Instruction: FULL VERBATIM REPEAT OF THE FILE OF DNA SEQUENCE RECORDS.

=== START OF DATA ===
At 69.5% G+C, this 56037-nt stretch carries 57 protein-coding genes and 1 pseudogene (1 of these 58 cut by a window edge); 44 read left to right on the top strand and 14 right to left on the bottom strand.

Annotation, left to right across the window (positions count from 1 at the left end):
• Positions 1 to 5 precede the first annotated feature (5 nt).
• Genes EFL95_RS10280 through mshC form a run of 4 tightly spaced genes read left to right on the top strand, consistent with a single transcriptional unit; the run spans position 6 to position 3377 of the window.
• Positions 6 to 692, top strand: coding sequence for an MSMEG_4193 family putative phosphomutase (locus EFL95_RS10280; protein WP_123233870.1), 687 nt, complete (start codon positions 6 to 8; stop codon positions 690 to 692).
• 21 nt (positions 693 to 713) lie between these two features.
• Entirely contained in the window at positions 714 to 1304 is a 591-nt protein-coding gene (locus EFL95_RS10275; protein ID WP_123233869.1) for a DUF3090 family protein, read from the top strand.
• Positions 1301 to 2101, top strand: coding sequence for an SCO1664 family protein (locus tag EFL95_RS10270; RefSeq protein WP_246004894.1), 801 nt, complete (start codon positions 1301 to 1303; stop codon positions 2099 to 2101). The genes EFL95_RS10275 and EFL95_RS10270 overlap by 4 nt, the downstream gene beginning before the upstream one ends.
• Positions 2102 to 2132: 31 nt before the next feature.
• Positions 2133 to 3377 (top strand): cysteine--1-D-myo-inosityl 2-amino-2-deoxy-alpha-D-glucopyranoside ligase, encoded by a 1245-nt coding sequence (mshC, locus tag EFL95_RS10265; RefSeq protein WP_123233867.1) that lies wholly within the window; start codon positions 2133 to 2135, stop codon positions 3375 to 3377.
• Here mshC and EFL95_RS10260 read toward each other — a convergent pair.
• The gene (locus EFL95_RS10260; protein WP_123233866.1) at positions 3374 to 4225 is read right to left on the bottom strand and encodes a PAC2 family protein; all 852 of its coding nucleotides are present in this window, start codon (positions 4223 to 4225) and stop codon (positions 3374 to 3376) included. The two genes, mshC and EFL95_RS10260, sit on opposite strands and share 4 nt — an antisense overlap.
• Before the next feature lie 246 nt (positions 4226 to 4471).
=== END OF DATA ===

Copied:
At 69.5% G+C, this 56037-nt stretch carries 57 protein-coding genes and 1 pseudogene (1 of these 58 cut by a window edge); 44 read left to right on the top strand and 14 right to left on the bottom strand.

Annotation, left to right across the window (positions count from 1 at the left end):
• Positions 1 to 5 precede the first annotated feature (5 nt).
• Genes EFL95_RS10280 through mshC form a run of 4 tightly spaced genes read left to right on the top strand, consistent with a single transcriptional unit; the run spans position 6 to position 3377 of the window.
• Positions 6 to 692, top strand: coding sequence for an MSMEG_4193 family putative phosphomutase (locus EFL95_RS10280; protein WP_123233870.1), 687 nt, complete (start codon positions 6 to 8; stop codon positions 690 to 692).
• 21 nt (positions 693 to 713) lie between these two features.
• Entirely contained in the window at positions 714 to 1304 is a 591-nt protein-coding gene (locus EFL95_RS10275; protein ID WP_123233869.1) for a DUF3090 family protein, read from the top strand.
• Positions 1301 to 2101, top strand: coding sequence for an SCO1664 family protein (locus tag EFL95_RS10270; RefSeq protein WP_246004894.1), 801 nt, complete (start codon positions 1301 to 1303; stop codon positions 2099 to 2101). The genes EFL95_RS10275 and EFL95_RS10270 overlap by 4 nt, the downstream gene beginning before the upstream one ends.
• Positions 2102 to 2132: 31 nt before the next feature.
• Positions 2133 to 3377 (top strand): cysteine--1-D-myo-inosityl 2-amino-2-deoxy-alpha-D-glucopyranoside ligase, encoded by a 1245-nt coding sequence (mshC, locus tag EFL95_RS10265; RefSeq protein WP_123233867.1) that lies wholly within the window; start codon positions 2133 to 2135, stop codon positions 3375 to 3377.
• Here mshC and EFL95_RS10260 read toward each other — a convergent pair.
• The gene (locus EFL95_RS10260; protein WP_123233866.1) at positions 3374 to 4225 is read right to left on the bottom strand and encodes a PAC2 family protein; all 852 of its coding nucleotides are present in this window, start codon (positions 4223 to 4225) and stop codon (positions 3374 to 3376) included. The two genes, mshC and EFL95_RS10260, sit on opposite strands and share 4 nt — an antisense overlap.
• Before the next feature lie 246 nt (positions 4226 to 4471).